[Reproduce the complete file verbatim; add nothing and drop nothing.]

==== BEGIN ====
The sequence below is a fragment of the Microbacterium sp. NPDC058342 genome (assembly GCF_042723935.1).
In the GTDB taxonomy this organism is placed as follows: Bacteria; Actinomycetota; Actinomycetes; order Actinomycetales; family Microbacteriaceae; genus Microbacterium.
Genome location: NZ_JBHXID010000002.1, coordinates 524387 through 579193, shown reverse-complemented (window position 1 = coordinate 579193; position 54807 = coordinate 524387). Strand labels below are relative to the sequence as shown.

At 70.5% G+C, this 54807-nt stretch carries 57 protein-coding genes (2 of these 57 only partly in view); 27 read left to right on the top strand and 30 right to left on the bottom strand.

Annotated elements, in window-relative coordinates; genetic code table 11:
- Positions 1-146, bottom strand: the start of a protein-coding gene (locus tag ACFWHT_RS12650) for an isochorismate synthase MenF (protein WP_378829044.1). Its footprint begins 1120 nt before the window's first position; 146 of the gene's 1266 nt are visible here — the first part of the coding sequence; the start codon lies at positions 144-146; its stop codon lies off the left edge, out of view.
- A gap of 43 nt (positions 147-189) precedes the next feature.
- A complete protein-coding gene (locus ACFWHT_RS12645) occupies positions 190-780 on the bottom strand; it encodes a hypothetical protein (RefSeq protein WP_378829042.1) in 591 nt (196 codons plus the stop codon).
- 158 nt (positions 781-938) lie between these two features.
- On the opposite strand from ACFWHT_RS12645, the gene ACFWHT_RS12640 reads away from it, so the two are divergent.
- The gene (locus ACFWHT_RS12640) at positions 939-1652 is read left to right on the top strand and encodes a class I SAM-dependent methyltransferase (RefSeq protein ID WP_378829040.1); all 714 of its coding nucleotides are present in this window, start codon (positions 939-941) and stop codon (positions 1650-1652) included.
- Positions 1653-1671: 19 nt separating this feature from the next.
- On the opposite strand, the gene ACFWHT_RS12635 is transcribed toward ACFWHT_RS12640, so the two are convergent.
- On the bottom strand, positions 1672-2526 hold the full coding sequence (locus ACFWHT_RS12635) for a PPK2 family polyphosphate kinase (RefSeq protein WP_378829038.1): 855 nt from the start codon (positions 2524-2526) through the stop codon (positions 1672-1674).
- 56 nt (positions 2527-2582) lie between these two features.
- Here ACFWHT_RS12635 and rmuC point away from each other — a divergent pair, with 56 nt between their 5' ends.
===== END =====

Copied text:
The sequence below is a fragment of the Microbacterium sp. NPDC058342 genome (assembly GCF_042723935.1).
In the GTDB taxonomy this organism is placed as follows: Bacteria; Actinomycetota; Actinomycetes; order Actinomycetales; family Microbacteriaceae; genus Microbacterium.
Genome location: NZ_JBHXID010000002.1, coordinates 524387 through 579193, shown reverse-complemented (window position 1 = coordinate 579193; position 54807 = coordinate 524387). Strand labels below are relative to the sequence as shown.

At 70.5% G+C, this 54807-nt stretch carries 57 protein-coding genes (2 of these 57 only partly in view); 27 read left to right on the top strand and 30 right to left on the bottom strand.

Annotated elements, in window-relative coordinates; genetic code table 11:
- Positions 1-146, bottom strand: the start of a protein-coding gene (locus tag ACFWHT_RS12650) for an isochorismate synthase MenF (protein WP_378829044.1). Its footprint begins 1120 nt before the window's first position; 146 of the gene's 1266 nt are visible here — the first part of the coding sequence; the start codon lies at positions 144-146; its stop codon lies off the left edge, out of view.
- A gap of 43 nt (positions 147-189) precedes the next feature.
- A complete protein-coding gene (locus ACFWHT_RS12645) occupies positions 190-780 on the bottom strand; it encodes a hypothetical protein (RefSeq protein WP_378829042.1) in 591 nt (196 codons plus the stop codon).
- 158 nt (positions 781-938) lie between these two features.
- On the opposite strand from ACFWHT_RS12645, the gene ACFWHT_RS12640 reads away from it, so the two are divergent.
- The gene (locus ACFWHT_RS12640) at positions 939-1652 is read left to right on the top strand and encodes a class I SAM-dependent methyltransferase (RefSeq protein ID WP_378829040.1); all 714 of its coding nucleotides are present in this window, start codon (positions 939-941) and stop codon (positions 1650-1652) included.
- Positions 1653-1671: 19 nt separating this feature from the next.
- On the opposite strand, the gene ACFWHT_RS12635 is transcribed toward ACFWHT_RS12640, so the two are convergent.
- On the bottom strand, positions 1672-2526 hold the full coding sequence (locus ACFWHT_RS12635) for a PPK2 family polyphosphate kinase (RefSeq protein WP_378829038.1): 855 nt from the start codon (positions 2524-2526) through the stop codon (positions 1672-1674).
- 56 nt (positions 2527-2582) lie between these two features.
- Here ACFWHT_RS12635 and rmuC point away from each other — a divergent pair, with 56 nt between their 5' ends.